NIOSH collaborated with the Unified Area Command, BP Safety, and OSHA compliance personnel to coordinate the collection and analysis of injury and illness data reported to OSHA by BP. NIOSH also conducted a voluntary survey (roster) of workers participating in the response to create a record and a mechanism to contact these workers in the future about spill-related symptoms of illness or injury, if necessary. More than 52,000 responders (BP-trained, volunteer, vessel of opportunity operators, and federal workers) were rostered in one of three ways: 1) through a voluntary system at the staging areas where workers reported, 2) during worker training, and 3) through an electronic version posted to a secure web site.

Data Analysis - CDC’s Environmental Health Team reviewed nearly 400 packages of data taken from environmental samples collected on Gulf Coast at the request of the Environmental Protection Agency (EPA). CDC reviewed this sampling data to determine whether exposure to oil, oil constituents, or dispersants might cause short-term or long-term health effects. The data included sampling results for air, water, soil/sediment, and waste oil samples (material actually reaching the beach or marsh).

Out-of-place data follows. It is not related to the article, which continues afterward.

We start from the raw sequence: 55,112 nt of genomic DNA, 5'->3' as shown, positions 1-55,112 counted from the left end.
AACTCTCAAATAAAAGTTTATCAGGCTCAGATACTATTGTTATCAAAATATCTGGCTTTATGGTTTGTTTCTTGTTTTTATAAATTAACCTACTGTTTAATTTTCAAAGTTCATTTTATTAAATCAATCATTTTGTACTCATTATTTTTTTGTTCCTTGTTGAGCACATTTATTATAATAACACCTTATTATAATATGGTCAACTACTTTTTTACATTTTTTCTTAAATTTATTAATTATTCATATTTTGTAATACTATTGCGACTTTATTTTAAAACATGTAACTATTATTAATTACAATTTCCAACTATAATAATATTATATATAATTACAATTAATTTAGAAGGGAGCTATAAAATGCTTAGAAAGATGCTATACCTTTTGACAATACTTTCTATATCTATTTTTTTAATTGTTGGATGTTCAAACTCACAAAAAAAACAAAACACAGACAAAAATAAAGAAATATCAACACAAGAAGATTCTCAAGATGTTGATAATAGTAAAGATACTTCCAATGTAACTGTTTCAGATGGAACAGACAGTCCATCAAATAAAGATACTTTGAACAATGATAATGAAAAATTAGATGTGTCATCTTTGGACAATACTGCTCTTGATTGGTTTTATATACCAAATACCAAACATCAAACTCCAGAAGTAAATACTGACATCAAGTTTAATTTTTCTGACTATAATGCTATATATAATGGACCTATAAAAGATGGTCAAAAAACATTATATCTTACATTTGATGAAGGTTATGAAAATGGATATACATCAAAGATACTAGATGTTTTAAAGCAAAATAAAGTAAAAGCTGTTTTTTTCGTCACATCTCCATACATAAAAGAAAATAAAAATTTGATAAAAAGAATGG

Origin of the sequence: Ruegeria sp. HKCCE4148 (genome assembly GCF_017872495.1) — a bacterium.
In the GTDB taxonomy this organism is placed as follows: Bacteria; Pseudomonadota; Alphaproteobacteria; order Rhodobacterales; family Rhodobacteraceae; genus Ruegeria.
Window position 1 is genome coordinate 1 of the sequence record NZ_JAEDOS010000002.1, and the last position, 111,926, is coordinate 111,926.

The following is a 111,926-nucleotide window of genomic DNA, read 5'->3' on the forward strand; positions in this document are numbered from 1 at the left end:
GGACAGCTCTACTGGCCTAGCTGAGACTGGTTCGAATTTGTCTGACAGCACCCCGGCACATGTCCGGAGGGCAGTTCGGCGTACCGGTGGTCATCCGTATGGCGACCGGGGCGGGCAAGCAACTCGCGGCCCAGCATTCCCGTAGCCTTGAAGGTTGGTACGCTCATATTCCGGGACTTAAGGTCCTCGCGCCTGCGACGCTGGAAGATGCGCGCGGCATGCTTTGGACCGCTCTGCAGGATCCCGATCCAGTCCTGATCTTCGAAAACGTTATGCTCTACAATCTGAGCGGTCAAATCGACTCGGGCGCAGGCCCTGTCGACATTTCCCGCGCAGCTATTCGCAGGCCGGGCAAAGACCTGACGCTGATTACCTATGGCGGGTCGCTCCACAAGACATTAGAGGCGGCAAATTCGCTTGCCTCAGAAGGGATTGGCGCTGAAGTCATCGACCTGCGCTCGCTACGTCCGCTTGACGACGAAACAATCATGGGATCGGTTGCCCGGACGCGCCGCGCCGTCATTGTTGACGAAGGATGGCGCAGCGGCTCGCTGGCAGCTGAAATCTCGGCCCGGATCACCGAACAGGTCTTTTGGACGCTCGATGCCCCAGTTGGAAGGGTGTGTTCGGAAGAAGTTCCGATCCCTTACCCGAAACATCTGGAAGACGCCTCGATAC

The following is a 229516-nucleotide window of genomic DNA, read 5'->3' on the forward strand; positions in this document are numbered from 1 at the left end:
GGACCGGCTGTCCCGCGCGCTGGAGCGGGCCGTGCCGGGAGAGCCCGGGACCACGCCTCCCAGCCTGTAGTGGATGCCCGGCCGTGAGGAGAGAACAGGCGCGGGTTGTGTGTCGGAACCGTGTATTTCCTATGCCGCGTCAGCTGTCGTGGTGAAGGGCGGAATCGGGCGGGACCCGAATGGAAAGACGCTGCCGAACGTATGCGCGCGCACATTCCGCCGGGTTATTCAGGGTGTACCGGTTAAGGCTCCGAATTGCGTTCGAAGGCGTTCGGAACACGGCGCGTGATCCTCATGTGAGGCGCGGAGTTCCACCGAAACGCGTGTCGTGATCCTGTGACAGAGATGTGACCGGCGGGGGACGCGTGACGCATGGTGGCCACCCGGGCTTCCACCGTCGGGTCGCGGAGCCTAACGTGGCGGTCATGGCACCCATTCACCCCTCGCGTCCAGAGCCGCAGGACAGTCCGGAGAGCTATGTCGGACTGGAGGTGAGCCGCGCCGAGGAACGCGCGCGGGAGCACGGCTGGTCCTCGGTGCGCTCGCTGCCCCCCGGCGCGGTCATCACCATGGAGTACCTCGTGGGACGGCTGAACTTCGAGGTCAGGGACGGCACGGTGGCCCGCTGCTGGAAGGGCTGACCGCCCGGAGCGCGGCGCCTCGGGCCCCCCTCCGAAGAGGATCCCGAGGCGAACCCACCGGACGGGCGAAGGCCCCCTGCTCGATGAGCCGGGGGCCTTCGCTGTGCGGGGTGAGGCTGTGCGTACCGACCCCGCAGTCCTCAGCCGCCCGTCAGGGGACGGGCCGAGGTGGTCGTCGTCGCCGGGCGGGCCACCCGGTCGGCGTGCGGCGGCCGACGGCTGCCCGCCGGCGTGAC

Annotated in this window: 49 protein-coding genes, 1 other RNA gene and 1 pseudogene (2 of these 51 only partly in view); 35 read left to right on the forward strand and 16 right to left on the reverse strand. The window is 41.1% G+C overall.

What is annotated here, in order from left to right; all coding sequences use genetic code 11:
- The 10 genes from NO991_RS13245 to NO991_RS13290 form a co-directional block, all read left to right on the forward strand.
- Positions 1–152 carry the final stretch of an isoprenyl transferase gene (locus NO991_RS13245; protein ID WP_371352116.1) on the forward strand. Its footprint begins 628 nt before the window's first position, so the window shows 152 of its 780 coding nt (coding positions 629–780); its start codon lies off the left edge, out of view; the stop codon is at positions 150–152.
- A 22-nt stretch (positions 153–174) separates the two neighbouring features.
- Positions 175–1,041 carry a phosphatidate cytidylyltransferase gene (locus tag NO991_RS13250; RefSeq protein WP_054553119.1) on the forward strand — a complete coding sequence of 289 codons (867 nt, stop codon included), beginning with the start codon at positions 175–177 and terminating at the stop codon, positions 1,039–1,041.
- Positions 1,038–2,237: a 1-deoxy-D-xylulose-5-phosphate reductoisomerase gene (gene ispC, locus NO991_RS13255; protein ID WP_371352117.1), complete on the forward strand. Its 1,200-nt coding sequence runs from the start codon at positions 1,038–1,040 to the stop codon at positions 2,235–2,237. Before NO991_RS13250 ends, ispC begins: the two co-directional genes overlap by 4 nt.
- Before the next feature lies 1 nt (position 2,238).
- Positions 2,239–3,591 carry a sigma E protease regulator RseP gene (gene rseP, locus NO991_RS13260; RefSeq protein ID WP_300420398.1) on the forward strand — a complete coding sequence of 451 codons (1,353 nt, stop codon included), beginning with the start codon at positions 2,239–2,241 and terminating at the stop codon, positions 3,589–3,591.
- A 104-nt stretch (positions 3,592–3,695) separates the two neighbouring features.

Some of the pollutants suspected of being in the crude oil could have caused temporary eye, nose, or throat irritation; nausea; or headaches. Nevertheless, the samples collected in places where non-response workers would spend time showed none of those substances at levels high enough to cause long-term health effects. CDC’s review was one of multiple independent reviews of this EPA data. EPA focused on the most likely exposures due to swimming. CDC focused on evaluating the exposures through air. Other federal agencies looked at potential harm to the environment or to fish. Working separately, EPA and CDC came to the same conclusion – the agencies found no direct exposures to these substances at levels high enough to be expected to cause harm. As a precaution, both agencies recommended minimized contact with any waste oil product.

Communicating with the Public – CDC along with the Department of Health and Human Services provided health protection guidance to workers, coastal residents, and Gulf Coast visitors through public service announcements, fact sheets, Twitter postings, Web postings, and the news media. This health protection advice included information about water and air quality, food safety, and contact with oil and dispersants. CDC regularly posted updates to the public on the CDC website. CDC also participated in weekly discussions with community health outreach teams and clinicians to address the concerns of healthcare providers in the region. In addition, CDC scientists attended workshops with the Institute of Medicine to determine how best to assess the human health effects from the Gulf Coast Oil Spill and discuss continued long-term monitoring for the region.

For More Information

Learn More About Health Concerns after the Gulf of Mexico Oil Spill

Learn More About the Public Health Role in Disaster Response

CDC Responds to the Gulf of Mexico Oil Spill: Archives

  • Page last reviewed August 31, 2010
  • Page last updated August 31, 2010